Compression Science


Doctors generally recommend compression socks or stockings to address certain conditions and especially those susceptible to blood clots, lower limb edema and the pooling of blood in the legs and feet commonly caused by prolonged inactivity such as sitting. Besides these, they are also prescribed for cellulitis, lymphedema, thrombosis and diabetes. These compression stockings are made in such a way as to compress higher at the ankles and tapering as they get higher towards the knees. They have been designed to remedy impaired musculovenous pump action caused by problematic leg vein valves.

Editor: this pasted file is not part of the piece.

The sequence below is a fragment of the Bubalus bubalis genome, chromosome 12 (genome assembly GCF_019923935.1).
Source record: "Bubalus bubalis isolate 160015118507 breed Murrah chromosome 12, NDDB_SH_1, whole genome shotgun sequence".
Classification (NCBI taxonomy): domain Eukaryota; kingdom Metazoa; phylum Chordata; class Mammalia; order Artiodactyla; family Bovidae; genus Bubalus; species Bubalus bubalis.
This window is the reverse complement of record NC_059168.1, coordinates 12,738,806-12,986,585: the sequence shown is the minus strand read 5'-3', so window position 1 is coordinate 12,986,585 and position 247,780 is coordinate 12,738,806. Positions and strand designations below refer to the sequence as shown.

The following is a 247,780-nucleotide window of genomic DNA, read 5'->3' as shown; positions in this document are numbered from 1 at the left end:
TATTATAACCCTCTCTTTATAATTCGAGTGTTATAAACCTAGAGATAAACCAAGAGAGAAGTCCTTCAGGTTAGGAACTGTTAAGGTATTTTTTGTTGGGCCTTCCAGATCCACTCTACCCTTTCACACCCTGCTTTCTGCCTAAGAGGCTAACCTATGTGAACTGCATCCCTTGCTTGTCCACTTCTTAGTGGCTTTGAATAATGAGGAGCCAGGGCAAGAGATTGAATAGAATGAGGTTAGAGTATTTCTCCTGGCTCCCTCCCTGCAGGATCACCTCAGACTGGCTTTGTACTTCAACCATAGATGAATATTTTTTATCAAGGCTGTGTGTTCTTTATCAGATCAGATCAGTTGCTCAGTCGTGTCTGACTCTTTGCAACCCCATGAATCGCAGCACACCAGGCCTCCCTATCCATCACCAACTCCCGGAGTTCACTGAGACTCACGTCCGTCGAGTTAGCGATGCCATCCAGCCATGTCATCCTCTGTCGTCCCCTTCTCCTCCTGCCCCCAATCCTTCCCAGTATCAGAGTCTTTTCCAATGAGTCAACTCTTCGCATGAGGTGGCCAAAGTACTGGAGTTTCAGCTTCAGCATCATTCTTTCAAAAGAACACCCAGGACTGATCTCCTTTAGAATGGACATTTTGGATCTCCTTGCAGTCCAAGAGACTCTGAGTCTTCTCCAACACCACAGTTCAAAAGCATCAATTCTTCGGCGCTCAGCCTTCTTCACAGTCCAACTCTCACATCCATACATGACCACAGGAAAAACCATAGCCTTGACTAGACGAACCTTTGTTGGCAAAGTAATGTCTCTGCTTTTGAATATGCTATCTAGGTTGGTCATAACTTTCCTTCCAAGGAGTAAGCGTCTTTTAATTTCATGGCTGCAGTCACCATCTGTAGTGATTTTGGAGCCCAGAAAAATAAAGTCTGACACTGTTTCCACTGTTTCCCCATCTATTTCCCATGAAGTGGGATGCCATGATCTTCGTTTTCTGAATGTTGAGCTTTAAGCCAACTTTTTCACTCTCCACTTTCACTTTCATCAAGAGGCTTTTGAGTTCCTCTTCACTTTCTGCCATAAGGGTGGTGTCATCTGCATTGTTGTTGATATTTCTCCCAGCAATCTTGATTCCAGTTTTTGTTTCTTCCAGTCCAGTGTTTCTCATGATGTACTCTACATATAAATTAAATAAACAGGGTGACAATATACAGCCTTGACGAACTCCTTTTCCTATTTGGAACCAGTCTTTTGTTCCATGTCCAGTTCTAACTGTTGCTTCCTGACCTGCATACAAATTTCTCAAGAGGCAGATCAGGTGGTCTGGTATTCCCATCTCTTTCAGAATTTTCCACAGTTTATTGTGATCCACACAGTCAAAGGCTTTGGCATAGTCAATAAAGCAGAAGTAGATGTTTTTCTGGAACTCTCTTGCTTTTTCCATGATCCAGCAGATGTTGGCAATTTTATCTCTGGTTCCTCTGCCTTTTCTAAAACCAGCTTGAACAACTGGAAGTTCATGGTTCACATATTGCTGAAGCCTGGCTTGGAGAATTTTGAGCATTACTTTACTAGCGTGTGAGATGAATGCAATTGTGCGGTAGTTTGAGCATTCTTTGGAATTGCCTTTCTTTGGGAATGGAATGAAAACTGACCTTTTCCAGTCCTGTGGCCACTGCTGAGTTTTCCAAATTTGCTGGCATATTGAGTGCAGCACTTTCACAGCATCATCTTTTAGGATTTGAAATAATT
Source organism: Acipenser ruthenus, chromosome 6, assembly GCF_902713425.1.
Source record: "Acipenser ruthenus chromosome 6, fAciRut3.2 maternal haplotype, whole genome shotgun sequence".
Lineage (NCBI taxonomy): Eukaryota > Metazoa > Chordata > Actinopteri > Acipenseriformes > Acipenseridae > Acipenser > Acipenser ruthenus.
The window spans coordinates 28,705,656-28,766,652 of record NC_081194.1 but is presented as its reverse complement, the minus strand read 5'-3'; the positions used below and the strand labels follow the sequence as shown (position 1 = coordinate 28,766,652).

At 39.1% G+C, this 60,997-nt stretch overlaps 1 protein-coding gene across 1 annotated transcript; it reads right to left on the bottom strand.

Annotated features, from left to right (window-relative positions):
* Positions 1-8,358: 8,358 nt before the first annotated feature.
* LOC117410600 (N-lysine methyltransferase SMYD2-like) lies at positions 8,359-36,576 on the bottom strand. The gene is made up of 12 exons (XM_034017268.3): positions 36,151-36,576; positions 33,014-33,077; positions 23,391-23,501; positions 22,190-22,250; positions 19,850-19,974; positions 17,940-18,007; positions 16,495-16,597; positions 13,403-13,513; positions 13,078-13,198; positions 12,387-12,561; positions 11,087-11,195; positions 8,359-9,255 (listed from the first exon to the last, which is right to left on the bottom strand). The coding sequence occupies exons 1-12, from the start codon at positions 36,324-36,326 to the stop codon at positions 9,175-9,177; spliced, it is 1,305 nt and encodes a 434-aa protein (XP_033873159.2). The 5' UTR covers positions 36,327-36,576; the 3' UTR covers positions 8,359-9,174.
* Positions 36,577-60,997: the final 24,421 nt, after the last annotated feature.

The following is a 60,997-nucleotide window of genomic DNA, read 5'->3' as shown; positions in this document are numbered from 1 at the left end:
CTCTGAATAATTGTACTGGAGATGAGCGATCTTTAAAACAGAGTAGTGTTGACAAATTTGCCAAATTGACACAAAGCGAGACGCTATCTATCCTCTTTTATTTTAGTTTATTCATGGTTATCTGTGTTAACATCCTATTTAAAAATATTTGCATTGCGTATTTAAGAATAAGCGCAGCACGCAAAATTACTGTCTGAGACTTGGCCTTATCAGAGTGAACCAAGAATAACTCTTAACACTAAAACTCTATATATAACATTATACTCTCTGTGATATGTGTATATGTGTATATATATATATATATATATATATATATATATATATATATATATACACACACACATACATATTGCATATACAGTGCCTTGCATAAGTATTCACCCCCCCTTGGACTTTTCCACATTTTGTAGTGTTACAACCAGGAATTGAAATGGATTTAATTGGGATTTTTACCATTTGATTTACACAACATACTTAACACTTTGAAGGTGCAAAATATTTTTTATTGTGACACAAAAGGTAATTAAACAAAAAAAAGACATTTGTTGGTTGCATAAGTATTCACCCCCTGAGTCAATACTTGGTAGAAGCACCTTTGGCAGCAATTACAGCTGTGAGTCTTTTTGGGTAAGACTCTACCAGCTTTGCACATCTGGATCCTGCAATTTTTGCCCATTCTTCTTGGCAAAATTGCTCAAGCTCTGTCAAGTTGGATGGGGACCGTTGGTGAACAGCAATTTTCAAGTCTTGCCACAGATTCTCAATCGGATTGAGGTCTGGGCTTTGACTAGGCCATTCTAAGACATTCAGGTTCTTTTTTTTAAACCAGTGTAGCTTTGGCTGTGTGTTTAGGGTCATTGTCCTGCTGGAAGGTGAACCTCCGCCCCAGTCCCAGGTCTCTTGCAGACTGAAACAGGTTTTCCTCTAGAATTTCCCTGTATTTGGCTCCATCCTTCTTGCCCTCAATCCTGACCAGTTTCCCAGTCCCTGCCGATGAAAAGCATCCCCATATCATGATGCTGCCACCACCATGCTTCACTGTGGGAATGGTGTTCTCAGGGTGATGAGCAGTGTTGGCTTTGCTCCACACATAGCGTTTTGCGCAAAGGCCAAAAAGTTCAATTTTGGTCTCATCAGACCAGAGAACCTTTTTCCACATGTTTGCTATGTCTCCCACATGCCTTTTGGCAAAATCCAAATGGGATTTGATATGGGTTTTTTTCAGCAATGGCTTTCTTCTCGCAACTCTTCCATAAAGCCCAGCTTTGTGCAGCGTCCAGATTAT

Medical grade compression socks are rated in millimeters of mercury or mmHg. For just the right measure of compression, as in the case of compression stocking, calf and ankle circumference have to be considered besides shoe size. Compression of 15-20 mmHg is generally fine.


There is no certainty on exactly how much compression you may need unless thorough measurements and doctors’ consultations have been met. When it comes to measuring, always measure in the morning; and again in the evening if you are able to. As a general guide, the following is a simplistic estimation.

15-20 mm/Hg
Minor or occasional swelling or discomfort.
20-30 mm/Hg
Regular ankle and feet swelling by the end of the day.
30-40 mm/Hg
Severe swelling or if you get swelling while wearing compression.

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